Nurses Association, Treasury Fail to Reach Agreement Over Staff Shortage Ahead of Strike

The National Association of Nurses announced last week they would go on strike starting Monday over poor working conditions, which have only deteriorated amid the coronavirus crisis

Ido Efrati
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Medical staff at the Shamir Medical Center near Tel Aviv, May 2020.
Medical staff at the Shamir Medical Center near Tel Aviv, May 2020. Credit: Moti Milrod
Ido Efrati

The National Association of Nurses and Finance Ministry representatives failed to reach an agreement in a futile attempt to prevent a nurses’ strike over staff shortage that has intensified as Israel grapples to contain its renewed coronavirus outbreak.

The National Association of Nurses announced on Wednesday they would go on strike starting Monday over poor working conditions, which have only deteriorated due to the pandemic.

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If both sides fail to reach an agreement by Sunday evening, nurses throughout the country will work in a reduced format starting 7 A.M. on Monday. Community HMOs will provide only the following services: Home treatments, insulin injections, fertility treatments, oncology and gastroenterology treatments and outpatient services. Coronavirus testing will continue as normal.

The chairwoman of the nurses' union, Ilana Cohen, and Finance Ministry Director General Keren Terner are holding the negotiations.

“In addition to the severe manpower shortage, some 1,000 nurses have entered quarantine and 40 wards designated to treat coronavirus patients have been manned by nurses who were taken from other wards,” Cohen said. “It is our obligation to give Israel’s citizens the appropriate treatment, and it is our right to do so while having the needed manpower.”

Last week, Cohen wrote a letter to the heads of the hospitals, HMOs and the Health Ministry saying that starting next week nurses will work on an emergency basis “out of national responsibility and in order to stop the collapse of the nursing system and save lives.”

“The coronavirus outbreak solidified and worsened the enormous shortage in manpower and resources” that the health system suffered from even before the crisis, Cohen wrote. But the Health Ministry has “continued to place the burden of hundreds of regulations and tasks on the shoulders of the nurses – and on the backs of the patients.” Without an immediate addition of hundreds of new nursing positions, dealing with the coronavirus outbreak will be “an impossible mission,” Cohen added.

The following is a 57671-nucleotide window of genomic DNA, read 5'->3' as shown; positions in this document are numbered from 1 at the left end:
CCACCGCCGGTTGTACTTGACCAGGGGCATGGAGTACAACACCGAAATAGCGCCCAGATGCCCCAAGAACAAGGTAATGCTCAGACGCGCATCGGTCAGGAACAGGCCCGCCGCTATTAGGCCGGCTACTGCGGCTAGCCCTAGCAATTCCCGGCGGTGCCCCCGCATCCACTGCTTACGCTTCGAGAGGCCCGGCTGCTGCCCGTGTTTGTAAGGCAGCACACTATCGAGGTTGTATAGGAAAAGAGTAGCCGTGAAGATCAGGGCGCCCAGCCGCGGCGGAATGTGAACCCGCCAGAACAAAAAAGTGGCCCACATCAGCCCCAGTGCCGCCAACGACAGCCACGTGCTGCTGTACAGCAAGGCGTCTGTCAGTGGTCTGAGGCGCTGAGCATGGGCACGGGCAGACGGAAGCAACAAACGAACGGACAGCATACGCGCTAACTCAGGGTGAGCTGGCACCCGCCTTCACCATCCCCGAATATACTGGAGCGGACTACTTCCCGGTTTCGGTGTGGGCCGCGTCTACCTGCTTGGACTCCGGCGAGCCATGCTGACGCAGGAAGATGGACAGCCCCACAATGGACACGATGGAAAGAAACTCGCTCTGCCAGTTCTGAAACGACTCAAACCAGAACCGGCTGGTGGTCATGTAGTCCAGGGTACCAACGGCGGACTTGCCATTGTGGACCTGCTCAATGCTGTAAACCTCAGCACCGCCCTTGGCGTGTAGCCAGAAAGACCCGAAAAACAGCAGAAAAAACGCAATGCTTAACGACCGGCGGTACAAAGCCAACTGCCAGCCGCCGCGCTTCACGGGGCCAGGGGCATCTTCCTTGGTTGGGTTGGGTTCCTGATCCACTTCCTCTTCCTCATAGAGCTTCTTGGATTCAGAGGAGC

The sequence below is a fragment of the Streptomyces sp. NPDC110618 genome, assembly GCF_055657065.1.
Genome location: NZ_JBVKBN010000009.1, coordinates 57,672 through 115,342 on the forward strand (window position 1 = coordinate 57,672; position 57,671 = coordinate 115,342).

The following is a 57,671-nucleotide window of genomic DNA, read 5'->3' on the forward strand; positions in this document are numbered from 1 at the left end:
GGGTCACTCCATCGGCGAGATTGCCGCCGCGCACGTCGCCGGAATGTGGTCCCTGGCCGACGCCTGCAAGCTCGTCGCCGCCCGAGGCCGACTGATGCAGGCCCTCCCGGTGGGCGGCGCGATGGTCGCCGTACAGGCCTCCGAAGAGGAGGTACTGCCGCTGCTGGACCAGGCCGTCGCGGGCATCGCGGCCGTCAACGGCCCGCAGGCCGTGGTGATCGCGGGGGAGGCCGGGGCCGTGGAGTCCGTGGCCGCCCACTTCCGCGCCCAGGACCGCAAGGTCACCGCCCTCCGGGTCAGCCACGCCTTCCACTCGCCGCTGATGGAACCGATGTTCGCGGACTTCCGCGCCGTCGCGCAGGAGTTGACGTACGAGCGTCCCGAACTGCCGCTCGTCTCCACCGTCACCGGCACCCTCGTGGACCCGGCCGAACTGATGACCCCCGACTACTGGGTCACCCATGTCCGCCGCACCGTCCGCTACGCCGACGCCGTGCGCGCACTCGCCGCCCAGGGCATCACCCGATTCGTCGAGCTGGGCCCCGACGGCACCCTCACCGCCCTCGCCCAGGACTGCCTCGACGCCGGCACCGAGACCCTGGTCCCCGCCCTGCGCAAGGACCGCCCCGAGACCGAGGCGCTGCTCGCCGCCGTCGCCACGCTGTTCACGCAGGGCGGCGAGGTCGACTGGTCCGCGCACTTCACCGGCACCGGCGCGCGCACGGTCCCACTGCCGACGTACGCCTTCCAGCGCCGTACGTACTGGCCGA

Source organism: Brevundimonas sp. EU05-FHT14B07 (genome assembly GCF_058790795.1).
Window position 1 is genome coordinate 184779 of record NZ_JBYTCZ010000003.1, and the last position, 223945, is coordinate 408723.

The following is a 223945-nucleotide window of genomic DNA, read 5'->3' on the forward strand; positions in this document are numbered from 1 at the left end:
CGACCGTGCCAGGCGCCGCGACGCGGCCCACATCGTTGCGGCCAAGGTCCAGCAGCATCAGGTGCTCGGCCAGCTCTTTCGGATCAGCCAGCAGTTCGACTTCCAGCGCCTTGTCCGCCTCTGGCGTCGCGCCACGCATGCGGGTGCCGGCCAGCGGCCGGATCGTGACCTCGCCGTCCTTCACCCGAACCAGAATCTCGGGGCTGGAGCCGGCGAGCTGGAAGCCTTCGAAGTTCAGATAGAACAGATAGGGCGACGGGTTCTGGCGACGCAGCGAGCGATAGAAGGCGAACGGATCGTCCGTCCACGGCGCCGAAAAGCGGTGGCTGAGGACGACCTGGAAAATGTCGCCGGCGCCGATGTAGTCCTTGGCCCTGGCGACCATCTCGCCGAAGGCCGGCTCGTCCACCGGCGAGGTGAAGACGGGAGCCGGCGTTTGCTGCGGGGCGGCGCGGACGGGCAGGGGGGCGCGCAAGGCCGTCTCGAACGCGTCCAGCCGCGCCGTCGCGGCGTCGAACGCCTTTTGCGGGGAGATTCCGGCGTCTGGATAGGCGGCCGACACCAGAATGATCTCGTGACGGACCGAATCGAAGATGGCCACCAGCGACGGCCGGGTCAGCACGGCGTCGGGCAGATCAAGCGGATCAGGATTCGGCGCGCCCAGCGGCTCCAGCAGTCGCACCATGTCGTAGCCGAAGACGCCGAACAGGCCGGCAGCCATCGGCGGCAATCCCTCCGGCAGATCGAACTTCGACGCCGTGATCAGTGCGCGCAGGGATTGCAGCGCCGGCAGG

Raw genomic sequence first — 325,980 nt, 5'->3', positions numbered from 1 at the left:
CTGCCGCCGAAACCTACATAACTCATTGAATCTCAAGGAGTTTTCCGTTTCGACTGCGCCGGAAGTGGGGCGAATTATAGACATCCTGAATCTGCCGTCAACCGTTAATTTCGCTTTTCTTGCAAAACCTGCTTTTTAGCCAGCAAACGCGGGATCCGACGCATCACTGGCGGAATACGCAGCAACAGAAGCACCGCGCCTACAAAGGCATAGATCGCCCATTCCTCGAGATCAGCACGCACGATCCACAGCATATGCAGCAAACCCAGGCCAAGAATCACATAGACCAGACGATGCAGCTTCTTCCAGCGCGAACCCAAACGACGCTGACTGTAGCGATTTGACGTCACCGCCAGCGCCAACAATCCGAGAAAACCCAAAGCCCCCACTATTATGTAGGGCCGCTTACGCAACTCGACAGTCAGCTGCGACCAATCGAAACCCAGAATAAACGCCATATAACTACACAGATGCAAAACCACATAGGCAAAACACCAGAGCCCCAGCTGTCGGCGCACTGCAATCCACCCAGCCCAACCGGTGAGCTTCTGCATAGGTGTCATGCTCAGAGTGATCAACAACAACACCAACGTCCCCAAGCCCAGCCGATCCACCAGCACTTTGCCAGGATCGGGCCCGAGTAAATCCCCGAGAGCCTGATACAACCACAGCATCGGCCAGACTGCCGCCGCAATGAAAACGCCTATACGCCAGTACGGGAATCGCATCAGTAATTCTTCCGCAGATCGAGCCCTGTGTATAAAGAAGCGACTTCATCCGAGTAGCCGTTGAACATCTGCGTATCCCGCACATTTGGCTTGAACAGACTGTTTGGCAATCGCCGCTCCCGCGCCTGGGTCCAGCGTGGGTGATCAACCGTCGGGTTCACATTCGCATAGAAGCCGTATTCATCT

In hospitals, nurses will not work in clinics, institutes and outpatient services. Operating rooms will work similarly to the way they do on weekends, and afternoon surgeries will be canceled – except for urgent operations approved by the committee for exceptions.

Nursing staff will work according to weekend staffing levels in all inpatient wards. Intensive care departments will have a limited nursing staff, as will neonatal intensive care units, maternity rooms, dialysis, oncology and fertility departments. But coronavirus testing and treatment will continue with full staffing.

The government’s public health services will operate on a limited basis and only in urgent cases.

The workload in hospital wards has increased over the past few weeks due to the rising number of staff members who had to be quarantined after coming into contact with a confirmed or suspected coronavirus patient. Out of the 2,908 staff members who are in isolation as of Saturday night, 813 are nurses and 513 are doctors.  

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